Ted Leung on the air
Ted Leung on the air: Open Source, Java, Python, and ...
Wed, 21 Jul 2004
Categories, aspects, posing, and pyprotocols
After last night's SeaJUG, I had a discussion with my friend Bob Coombs, who is a long time NeXTStep programmer. He was explaining some features of Objective-C to me. In particular, categories, which allow you to group up methods (which sound a lot like aspects in some ways), and posing, a way for one object to pose as another. The posing functionality sounds a lot like features that Bob Ippolito and Donovan Preston described as part of pyprotocols. As usual the world is small, especially the world of ideas.

Aside from issues of licensing and market share, Cocoa/NeXTStep is probably the most advanced commercially available system for building desktop applications, so I've been getting more interested in learning how things work. It's kind of like the scene in The Matrix when they are about to extract Neo from the Matrix. Neo touches a mirror, his finger goes silvery, and all of a sudden the silver is crawling up his arm. Next thing he knows, it's taking over his head. Yep, it's kind of ... exactly ... like that.

[22:59] | [computers/operating_systems/macosx] | # | TB | F | G | 1 Comments | Other blogs commenting on this post
I think categories in ObjC can be used somewhat like aspects (though I'm sketchy on AOP). But there were two features to categories that I really liked.

First, you could subdivide your class over several files. This was primarily useful with classes that acted as points of interface: interact with the model by looking up a manager object and calling a method on it. These classes tended to get hairy with methods pretty quickly, and consequently difficult to comprehend at a glance. By breaking it into multiple files that were thematically coherent, it was much easier to understand each file (though not necessarily easier to find....)

In Python, you can assign attributes to a foreign object, so you can simulate this by importing the class and assigning methods to attributes on the class. It's brutal and ugly and not as easy to comprehend. I generally prefer to write several other classes, and have my manager object delegate operations to the children. It's not quite as efficient, but it has the advantage of making the manager class an "index" to all the subsidiary functionality.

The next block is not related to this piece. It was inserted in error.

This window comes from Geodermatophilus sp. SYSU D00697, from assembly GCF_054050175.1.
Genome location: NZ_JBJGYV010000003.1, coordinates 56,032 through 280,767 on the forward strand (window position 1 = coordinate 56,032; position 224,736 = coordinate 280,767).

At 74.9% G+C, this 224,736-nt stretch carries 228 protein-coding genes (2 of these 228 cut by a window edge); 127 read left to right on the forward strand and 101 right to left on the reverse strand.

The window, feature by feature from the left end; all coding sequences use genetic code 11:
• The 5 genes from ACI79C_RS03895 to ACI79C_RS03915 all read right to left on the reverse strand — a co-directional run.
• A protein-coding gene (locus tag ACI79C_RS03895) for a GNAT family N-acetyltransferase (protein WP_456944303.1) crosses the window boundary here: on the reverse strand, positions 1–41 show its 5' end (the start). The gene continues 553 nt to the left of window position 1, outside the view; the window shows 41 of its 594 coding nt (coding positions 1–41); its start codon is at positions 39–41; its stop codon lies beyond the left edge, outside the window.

Second was really the clincher though. A category could be declared on any object in the system. This was especially tasty when working with a full framework, like the EOF or WebObjects or Cocoa. If you wanted all Objects to be able to handle the message "frobozz", you could write a category on Object that defined that behavior in the generic, and then all Objects would in fact frobozz. Contrast this with the inheritance way of doing things, where you need to write a mixin and declare a subclass for every object you're using that explicitly includes the mixin. In complicated models, where a facade class selects the appropriate specific class for a given context, this gets even worse, because you need to reimplement the facade class to know about your mixed-in subclasses. It's very messy, and really reduces the value of a framework.

That's where I miss categories the most -- and to my knowledge, AOP doesn't really provide a remedy for this problem so much as a possible pathway to remedy, assuming the framework designer does the right thing.

I've read interviews that say Java took much of its heritage from ObjC, and this feature was one that got passed over because it needs to be "safe" to execute arbitrary content from the tainted world at large. I think it's sad; between categories and the curiously baroque syntax, I think Objective C is one of the languages I love most.
Posted by
Geoff Gerrietts at Fri Jul 23 13:28:43 2004

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